But a constant flood of peer pressure from my so called “friends” (you know who you are) convinced me to put the Protectobots on my Father’s Day “wish list” and my lovely wife grabbed me a few of them.  I filled in the gaps pretty quickly, and I’ll be honest, I’m very glad I did.  Defensor is straight up awesome.

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He’s easily a match for Superion in my Combiner Wars love fest, and a good deal above Menasor.  The combined form stays together nicely, is aesthetically pleasing, and moves well without completely falling to pieces with every slight motion.

Hot Spot as the torso is a fantastic first step.  The way the ladder swings up underneath and plugs Defensor’s head into his shoulders is inspired and works amazingly well.  I also love how the framework of the ladder separates into a great looking elaborate chest plate, leaving Defensor looking pretty great even without Groove (who I will get eventually, but don’t own yet).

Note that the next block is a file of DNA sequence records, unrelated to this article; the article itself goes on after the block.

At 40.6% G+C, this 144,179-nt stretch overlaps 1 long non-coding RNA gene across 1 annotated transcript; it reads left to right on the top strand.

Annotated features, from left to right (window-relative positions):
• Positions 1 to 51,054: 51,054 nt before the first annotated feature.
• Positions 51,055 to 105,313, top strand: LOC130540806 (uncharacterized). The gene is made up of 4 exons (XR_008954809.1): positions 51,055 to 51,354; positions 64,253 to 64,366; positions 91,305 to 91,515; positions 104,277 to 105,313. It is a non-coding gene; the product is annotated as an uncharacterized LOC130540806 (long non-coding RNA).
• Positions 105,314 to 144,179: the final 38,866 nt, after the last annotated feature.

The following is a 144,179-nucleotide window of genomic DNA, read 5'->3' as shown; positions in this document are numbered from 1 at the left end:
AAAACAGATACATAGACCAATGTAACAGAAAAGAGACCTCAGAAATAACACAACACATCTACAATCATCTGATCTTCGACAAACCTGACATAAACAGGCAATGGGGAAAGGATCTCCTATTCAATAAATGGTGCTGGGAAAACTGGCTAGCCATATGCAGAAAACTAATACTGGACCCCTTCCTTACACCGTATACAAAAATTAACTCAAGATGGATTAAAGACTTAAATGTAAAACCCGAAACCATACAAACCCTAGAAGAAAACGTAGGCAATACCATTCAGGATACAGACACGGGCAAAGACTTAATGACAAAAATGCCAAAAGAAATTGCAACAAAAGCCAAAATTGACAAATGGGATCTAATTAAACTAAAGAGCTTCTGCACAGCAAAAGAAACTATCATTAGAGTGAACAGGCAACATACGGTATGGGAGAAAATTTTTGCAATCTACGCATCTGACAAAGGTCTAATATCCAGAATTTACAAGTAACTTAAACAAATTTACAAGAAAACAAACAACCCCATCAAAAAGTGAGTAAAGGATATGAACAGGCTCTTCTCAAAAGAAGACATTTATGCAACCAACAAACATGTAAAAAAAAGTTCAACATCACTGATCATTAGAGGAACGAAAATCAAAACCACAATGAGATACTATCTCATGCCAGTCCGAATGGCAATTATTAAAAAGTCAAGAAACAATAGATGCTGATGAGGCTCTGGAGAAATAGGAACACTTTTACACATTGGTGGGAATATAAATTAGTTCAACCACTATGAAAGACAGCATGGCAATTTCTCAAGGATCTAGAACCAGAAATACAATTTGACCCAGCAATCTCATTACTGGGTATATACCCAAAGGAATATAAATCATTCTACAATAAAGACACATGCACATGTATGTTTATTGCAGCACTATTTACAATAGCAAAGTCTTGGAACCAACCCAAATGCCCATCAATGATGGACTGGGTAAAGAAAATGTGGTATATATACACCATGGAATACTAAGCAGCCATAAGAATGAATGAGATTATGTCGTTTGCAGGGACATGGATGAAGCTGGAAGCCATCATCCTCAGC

I chose to go with the Hasbro recommendation for the limb arrangement, which is Blades and Rook as the arms with First Aid and Streetwise as the legs.  If you go by the G1 iteration, Blades and First Aid would be arms with Rook (replacing Groove) and Streetwise as the legs.  Either way, the “Scramble City” format allows for a bunch of customization.  Personally, I like the Hasbro suggested design.  Both Blades and Rook function very well as arms with good range of motion and some nice bulk, especially with Rook on the left side.

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First Aid and Streetwise are both great looking legs, too, transforming in much the same way as their Stunticon predecessors.  The beauty, of course, remains in the torso, since it provides great hip joints to allow for stable poses, unlike Menasor, whose clugey hip joints almost single handedly bring that figure from great to “meh” in my mind.